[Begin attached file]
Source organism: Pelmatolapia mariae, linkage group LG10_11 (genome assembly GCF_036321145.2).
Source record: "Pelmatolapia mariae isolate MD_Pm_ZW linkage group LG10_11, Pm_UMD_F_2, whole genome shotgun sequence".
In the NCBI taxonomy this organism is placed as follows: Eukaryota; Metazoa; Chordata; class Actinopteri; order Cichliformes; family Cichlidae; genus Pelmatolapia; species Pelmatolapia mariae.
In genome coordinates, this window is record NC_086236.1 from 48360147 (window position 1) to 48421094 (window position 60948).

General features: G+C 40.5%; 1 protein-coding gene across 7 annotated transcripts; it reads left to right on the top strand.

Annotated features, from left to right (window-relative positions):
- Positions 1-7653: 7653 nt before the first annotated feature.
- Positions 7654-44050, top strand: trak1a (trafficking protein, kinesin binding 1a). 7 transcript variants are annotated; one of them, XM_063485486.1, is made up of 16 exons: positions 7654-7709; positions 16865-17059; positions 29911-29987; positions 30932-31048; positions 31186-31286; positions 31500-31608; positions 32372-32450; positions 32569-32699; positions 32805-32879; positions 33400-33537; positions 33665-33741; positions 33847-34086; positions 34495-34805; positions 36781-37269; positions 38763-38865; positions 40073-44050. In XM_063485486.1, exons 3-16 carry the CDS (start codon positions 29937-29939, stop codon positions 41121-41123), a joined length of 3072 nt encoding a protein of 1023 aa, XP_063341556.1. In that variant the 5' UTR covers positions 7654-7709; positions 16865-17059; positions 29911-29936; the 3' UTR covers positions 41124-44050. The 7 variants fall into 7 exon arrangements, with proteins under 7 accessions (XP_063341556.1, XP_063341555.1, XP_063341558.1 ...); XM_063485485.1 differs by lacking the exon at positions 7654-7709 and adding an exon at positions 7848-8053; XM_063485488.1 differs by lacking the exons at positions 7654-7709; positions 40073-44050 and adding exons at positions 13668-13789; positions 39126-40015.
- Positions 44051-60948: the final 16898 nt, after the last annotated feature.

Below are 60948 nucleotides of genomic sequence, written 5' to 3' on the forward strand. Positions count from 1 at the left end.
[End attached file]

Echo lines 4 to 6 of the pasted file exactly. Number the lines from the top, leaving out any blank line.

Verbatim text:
In genome coordinates, this window is record NC_086236.1 from 48360147 (window position 1) to 48421094 (window position 60948).

General features: G+C 40.5%; 1 protein-coding gene across 7 annotated transcripts; it reads left to right on the top strand.

Annotated features, from left to right (window-relative positions):